Perplexing comments, head-scratching salary dump trades, and nearly six weeks of inactivity made it an uncomfortable offseason for Mariner fans. The negativity is slowly dissipating thanks to the team-inking catcher/designated hitter Mitch Garver this week. While we bask in the glow of John Stanton, the majority owner, opening up the Brinks truck, there might be an opportunity to leverage a hot commodity. Still, it will take a certain level of risk, and the move would be painful for the Mariners and their fans.
Seattle Times reporter and MLB insider Ryan Divish had an interesting take on MLB Network this week regarding the Mariners' willingness to trade pitching for proven offensive pieces. That nugget is familiar, as many media folks mentioned Logan Gilbert, Bryce Miller, and Bryan Woo throughout the offseason as possible trade pieces. However, Divish threw a new name, Luis Castillo, into the mix. There comes that uncomfortable feeling again.
For an organization seemingly pinching pennies this offseason, trading an ace on a reasonable contract (5/120) in a market starving for controllable pitching might be viable. George Kirby is waiting in the wings to lead the staff, Robbie Ray will be back at midseason, and if the team trades Castillo, the haul would be immense. Dipoto could call up the Minnesota Twins and broker a Castillo for Max Kepler, Jorge Polanco, and Brooks Lee trade. How about Baltimore, The Rock for Heston Kjerstad, Jordan Westberg, and DL Hall? Or better yet, Miami for Jazz Chisholm and Xavier Edwards. Sounds good, right?
The ongoing narrative is that Jerry Dipoto, the Mariner's president of baseball operations, is reluctant to trade their cost-controlled young arms (Hancock, Miller, and Woo). Clearing $24M off the books would allow Dipoto and general manager Justin Hollander to play in a free-agent tier (Cody Bellinger, Shota Imagana) they've usually avoided joining. That is if majority owner John Stanton opens the checkbook, which is a 50/50 chance of happening. Trusting Stanton to actually slide some of the bottom line to making a better on the field product is as uncomfortable as it gets.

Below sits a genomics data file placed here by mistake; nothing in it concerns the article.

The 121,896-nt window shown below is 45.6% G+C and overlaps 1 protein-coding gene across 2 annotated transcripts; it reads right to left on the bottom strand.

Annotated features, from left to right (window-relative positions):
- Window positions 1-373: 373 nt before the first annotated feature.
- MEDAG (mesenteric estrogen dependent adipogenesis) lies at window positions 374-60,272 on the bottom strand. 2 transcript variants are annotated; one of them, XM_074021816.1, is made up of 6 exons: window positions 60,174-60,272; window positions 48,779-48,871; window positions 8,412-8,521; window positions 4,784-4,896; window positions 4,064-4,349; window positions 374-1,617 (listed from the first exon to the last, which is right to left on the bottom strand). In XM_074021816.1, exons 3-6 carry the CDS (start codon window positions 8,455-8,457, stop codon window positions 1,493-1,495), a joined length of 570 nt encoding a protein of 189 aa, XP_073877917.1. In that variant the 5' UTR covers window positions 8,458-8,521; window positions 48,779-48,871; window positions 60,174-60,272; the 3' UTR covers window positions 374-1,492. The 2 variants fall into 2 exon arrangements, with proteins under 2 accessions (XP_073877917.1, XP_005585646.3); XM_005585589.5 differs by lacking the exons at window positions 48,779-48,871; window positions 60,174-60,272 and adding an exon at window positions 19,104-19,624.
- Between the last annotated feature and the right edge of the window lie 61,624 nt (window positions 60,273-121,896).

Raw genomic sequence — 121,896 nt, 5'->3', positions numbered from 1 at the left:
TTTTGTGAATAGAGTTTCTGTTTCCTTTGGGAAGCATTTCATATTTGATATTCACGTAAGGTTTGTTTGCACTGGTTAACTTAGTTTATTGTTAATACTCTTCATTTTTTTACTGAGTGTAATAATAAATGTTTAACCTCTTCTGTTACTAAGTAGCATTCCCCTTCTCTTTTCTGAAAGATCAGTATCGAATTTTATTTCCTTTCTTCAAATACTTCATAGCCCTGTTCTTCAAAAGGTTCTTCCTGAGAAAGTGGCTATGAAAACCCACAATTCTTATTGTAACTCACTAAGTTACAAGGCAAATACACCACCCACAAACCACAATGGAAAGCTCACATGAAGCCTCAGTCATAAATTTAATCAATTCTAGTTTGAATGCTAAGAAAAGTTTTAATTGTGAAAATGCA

On the field, the ramifications of trading Luis Castillo would be just as immense as the trade package to pry him out of Dipoto's hands. It means the Mariners must join the collective teams looking for pitching this winter. They'd never pony up the cash for second tier options, Jordan Montgomery and Marcus Stroman. And just forget about Blake Snell, no matter how much he wants to play for his hometown team. Hypothetically, if Castillo is gone we are probably looking at a reunion with James Paxton or an arm of that ilk.
In the clubhouse, Castillo holds a lot of weight and became instrumental to helping a young staff get through the 2023 season (without Robbie Ray). Flipping a proven ace like Castillo for offense will more than likely have the Kendal Graveman or Paul Sewald affect on the clubhouse, which is in a word, uncomfortable. Could the Mariners trade Luis Castillo to solidify the lineup with multiple cost-controlled position players that better fit the organizational model (Dominate the Zone)?
Imagine adding Kepler and Polanco and opening up the Brinks truck for Bellinger. It could happen by doing the uncomfortable thing and selling high on a proven ace. But then again, the Mariners don't live in that space with trades or free agency. This week, they just dished out the largest AAV free agent contract in the Dipoto regime by signing Garver to a two-year $24M deal. It's hard to envision a cost-conscious organization with high-risk-avoidance tendencies to do something big that will have sweeping effects.
Luis Castillo will take the ball on March 28th against the Boston Red Sox, that is something you can bank on...maybe.